The “State of the Union” is the annual presidential speech that is supposed to report on how things are going for the people of this country.
In thousands of protest rallies and marches over recent months, especially since the events in Ferguson, Mo., people have vented their great anger and pain over police killings of youth of color and the official cover-ups that have followed. Major highways have been shut down and countless die-ins held in public places. To an amazing extent, a large number of those on the sidelines, including people directly inconvenienced by traffic tie-ups, have cheered and waved in approval.
A historian of this period would certainly expect that, of all the promises made by the president, bringing justice to those targeted by police terrorism would have been at the top of the list of his State of the Union.
Plus, in the last two presidential elections, a majority of voters cast their ballots for a Black president, indicating they want to see an end to the brutal, racist history of this country. Being for racial justice and reining in police brutality are popular in the United States.
So how to explain that Obama made only one mention of Ferguson and the police in his 28-minute speech, and that came toward the very end? Here’s what he said:
“We may have different takes on the events of Ferguson and New York. But surely we can understand a father who fears his son can’t walk home without being harassed. Surely we can understand the wife who won’t rest until the police officer she married walks through the front door at the end of his shift.”
He didn’t even mention the brutal killings of so many Black youth by the police. Just “harassment.” But as for the police themselves, the message is that their lives are in grave danger.
It should be remembered that, according to the government’s own figures as compiled by the Bureau of Labor Statistics, police don’t even appear in the 10 most dangerous occupations.
If the White House is truly concerned about protecting the lives of those most likely to be killed on the job, then Obama should have mentioned the fishers, lumberjacks, construction workers, trash collectors, miners, agricultural workers, pilots, roofers, iron workers and truck drivers who take their lives in their hands every time they go to work — and generally earn much less pay than the police.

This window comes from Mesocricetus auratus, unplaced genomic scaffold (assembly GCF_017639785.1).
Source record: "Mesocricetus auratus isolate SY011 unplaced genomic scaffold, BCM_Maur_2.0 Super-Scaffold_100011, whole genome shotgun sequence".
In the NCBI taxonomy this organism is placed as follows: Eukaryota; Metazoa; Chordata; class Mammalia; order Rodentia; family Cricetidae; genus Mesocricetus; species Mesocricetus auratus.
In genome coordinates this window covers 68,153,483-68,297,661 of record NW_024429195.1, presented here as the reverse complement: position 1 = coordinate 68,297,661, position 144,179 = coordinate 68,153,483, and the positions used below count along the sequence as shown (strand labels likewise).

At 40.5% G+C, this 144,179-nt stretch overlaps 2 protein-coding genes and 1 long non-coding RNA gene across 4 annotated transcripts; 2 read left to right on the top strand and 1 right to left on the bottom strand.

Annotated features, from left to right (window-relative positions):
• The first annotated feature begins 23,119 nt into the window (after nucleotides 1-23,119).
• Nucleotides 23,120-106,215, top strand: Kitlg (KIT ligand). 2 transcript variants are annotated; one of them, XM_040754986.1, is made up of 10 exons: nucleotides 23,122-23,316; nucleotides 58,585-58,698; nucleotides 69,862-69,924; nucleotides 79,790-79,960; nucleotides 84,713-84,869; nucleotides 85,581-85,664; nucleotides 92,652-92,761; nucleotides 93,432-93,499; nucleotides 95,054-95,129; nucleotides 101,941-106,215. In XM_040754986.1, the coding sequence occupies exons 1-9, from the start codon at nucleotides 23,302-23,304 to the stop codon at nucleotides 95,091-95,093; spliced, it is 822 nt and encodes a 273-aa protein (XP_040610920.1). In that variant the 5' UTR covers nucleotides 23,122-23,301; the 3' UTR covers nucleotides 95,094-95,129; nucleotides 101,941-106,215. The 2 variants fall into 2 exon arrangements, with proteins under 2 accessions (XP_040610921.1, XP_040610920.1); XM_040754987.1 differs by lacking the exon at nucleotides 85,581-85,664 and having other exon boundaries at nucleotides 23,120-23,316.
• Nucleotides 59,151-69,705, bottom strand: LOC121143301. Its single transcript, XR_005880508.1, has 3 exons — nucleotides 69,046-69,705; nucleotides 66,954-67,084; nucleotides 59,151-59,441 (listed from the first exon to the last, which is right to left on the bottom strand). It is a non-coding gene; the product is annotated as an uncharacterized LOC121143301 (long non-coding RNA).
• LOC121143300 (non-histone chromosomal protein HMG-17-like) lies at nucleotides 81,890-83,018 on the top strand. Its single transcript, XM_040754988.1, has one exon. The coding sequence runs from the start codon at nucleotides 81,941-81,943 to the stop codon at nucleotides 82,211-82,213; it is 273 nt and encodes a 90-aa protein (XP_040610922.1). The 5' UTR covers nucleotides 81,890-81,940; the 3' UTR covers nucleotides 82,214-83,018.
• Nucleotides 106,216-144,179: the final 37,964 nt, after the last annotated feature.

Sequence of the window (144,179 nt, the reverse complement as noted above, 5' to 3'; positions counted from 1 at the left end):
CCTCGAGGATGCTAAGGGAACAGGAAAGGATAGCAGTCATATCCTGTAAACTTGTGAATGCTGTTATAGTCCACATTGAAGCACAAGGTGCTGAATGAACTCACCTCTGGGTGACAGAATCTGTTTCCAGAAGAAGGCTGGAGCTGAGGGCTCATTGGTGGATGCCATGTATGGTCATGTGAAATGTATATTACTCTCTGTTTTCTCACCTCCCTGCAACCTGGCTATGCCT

We all should know that presidential speeches are very carefully vetted by the people who wield real political power. Their decision to treat the issue of racist police violence in this minimalist way reveals so much about the true character of the U.S. government. In many ways, the elected officials, both the presidency and the Congress, are just civilian window dressing for the state and its brutal role of suppression.
Because of the many battles fought by workers and oppressed peoples over centuries, the government does perform a number of useful services: Medicare and Medicaid, the postal service, inspections of meat and produce, the establishment of parks and schools, to name just a few. But these useful things constantly get underfunded and subverted in order to put more resources into what the ruling class — the one-tenth of the 1% — consider the real function of the state: repression.
The police, the National Guard and the prison-industrial complex are a vital part of internal repression, just as the Pentagon, the CIA and other bodies, some of whose budgets are totally secret, carry out external repression. The lion’s share of our taxes are spent on state violence against those who have the most reason to rebel because they are exploited and oppressed by capitalism here and imperialism abroad.
Not even a president is allowed to criticize these bodies, no matter how blatantly they carry out systematic terror — whether in the dungeons of Abu Ghraib and Guantánamo, in Rikers Island and all the “supermax” U.S. prisons, or on the streets of Ferguson and Oakland, Calif.
That leaves it up to the workers and oppressed themselves to organize and make the revolutionary changes that will never be made by the political machine of the billionaire class.